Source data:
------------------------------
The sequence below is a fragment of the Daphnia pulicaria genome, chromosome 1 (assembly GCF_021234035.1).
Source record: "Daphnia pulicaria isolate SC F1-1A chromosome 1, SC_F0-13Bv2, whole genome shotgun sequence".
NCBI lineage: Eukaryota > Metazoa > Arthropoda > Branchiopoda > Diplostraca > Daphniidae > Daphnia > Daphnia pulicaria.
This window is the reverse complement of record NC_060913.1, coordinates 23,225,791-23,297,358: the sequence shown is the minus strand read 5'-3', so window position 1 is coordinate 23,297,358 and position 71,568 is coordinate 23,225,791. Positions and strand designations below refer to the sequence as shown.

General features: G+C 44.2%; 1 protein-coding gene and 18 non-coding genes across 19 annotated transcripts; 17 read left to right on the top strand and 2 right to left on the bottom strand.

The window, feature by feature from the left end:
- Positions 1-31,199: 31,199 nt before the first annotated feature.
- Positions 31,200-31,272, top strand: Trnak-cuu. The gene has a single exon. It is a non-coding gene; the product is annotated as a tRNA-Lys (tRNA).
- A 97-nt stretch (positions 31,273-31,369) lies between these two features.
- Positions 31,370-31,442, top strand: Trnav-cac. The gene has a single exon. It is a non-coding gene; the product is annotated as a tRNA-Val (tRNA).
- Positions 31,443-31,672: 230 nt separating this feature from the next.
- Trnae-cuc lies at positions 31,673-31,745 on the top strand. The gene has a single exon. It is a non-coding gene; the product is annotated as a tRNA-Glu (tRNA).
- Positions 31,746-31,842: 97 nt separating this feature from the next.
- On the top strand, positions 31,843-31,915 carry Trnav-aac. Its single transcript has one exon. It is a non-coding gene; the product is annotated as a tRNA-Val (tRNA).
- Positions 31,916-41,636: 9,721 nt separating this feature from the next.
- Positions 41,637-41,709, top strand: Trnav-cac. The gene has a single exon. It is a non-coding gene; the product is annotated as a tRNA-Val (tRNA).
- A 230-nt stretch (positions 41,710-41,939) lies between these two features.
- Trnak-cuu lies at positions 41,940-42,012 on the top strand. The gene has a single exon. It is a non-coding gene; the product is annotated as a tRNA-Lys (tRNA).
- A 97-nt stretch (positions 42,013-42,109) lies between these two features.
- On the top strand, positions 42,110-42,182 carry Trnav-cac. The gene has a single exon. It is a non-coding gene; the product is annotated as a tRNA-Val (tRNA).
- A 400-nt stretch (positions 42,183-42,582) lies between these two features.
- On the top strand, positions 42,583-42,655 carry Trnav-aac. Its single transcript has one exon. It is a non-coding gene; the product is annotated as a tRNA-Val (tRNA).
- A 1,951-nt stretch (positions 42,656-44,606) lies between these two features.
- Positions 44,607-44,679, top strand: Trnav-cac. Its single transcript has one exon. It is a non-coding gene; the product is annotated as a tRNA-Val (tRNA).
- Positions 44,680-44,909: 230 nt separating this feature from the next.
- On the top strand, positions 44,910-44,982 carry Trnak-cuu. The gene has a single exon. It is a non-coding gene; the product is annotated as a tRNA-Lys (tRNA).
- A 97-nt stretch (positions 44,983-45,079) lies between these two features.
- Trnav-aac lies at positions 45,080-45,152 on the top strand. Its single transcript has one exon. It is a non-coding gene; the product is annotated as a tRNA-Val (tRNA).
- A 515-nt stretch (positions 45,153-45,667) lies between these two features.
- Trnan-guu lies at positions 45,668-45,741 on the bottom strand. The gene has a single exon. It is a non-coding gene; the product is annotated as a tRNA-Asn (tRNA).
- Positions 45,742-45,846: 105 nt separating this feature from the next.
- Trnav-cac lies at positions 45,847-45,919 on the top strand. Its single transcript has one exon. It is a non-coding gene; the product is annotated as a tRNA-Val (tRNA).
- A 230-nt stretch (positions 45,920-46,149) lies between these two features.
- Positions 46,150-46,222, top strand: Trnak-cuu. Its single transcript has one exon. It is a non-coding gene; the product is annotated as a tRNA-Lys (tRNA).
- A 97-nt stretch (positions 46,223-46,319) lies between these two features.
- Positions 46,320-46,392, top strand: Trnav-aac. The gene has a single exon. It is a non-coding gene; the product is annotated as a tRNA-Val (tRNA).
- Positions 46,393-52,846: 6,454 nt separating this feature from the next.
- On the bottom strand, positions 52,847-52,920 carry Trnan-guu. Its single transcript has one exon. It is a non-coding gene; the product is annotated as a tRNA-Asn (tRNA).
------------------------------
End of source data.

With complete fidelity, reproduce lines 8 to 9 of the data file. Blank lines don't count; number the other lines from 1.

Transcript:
- Positions 31,200-31,272, top strand: Trnak-cuu. The gene has a single exon. It is a non-coding gene; the product is annotated as a tRNA-Lys (tRNA).
- A 97-nt stretch (positions 31,273-31,369) lies between these two features.